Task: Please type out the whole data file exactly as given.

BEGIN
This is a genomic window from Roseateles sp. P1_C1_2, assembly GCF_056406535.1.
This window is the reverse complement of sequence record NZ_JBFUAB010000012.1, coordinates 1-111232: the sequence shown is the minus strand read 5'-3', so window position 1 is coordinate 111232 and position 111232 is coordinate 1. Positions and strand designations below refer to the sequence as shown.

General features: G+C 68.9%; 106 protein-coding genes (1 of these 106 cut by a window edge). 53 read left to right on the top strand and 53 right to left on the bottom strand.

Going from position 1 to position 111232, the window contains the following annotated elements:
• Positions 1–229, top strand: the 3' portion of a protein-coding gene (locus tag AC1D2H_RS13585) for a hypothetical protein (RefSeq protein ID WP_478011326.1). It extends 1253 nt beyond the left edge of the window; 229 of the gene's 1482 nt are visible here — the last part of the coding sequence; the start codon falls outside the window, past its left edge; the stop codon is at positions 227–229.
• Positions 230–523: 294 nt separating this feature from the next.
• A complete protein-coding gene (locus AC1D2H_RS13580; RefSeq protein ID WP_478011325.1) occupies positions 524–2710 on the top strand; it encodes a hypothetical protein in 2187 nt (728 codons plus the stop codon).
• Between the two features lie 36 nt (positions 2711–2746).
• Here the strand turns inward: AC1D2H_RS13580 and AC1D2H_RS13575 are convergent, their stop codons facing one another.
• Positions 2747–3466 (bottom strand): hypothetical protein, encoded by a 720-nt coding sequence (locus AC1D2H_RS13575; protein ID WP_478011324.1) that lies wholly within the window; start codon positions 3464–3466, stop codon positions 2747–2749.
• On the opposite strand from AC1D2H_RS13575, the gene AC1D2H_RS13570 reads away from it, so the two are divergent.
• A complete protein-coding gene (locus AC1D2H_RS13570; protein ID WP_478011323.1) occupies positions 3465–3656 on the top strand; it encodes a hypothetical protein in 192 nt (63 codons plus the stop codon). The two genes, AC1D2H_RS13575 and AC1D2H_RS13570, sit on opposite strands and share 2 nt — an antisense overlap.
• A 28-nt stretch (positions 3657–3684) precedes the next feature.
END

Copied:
This is a genomic window from Roseateles sp. P1_C1_2, assembly GCF_056406535.1.
This window is the reverse complement of sequence record NZ_JBFUAB010000012.1, coordinates 1-111232: the sequence shown is the minus strand read 5'-3', so window position 1 is coordinate 111232 and position 111232 is coordinate 1. Positions and strand designations below refer to the sequence as shown.

General features: G+C 68.9%; 106 protein-coding genes (1 of these 106 cut by a window edge). 53 read left to right on the top strand and 53 right to left on the bottom strand.

Going from position 1 to position 111232, the window contains the following annotated elements:
• Positions 1–229, top strand: the 3' portion of a protein-coding gene (locus tag AC1D2H_RS13585) for a hypothetical protein (RefSeq protein ID WP_478011326.1). It extends 1253 nt beyond the left edge of the window; 229 of the gene's 1482 nt are visible here — the last part of the coding sequence; the start codon falls outside the window, past its left edge; the stop codon is at positions 227–229.
• Positions 230–523: 294 nt separating this feature from the next.
• A complete protein-coding gene (locus AC1D2H_RS13580; RefSeq protein ID WP_478011325.1) occupies positions 524–2710 on the top strand; it encodes a hypothetical protein in 2187 nt (728 codons plus the stop codon).
• Between the two features lie 36 nt (positions 2711–2746).
• Here the strand turns inward: AC1D2H_RS13580 and AC1D2H_RS13575 are convergent, their stop codons facing one another.
• Positions 2747–3466 (bottom strand): hypothetical protein, encoded by a 720-nt coding sequence (locus AC1D2H_RS13575; protein ID WP_478011324.1) that lies wholly within the window; start codon positions 3464–3466, stop codon positions 2747–2749.
• On the opposite strand from AC1D2H_RS13575, the gene AC1D2H_RS13570 reads away from it, so the two are divergent.
• A complete protein-coding gene (locus AC1D2H_RS13570; protein ID WP_478011323.1) occupies positions 3465–3656 on the top strand; it encodes a hypothetical protein in 192 nt (63 codons plus the stop codon). The two genes, AC1D2H_RS13575 and AC1D2H_RS13570, sit on opposite strands and share 2 nt — an antisense overlap.
• A 28-nt stretch (positions 3657–3684) precedes the next feature.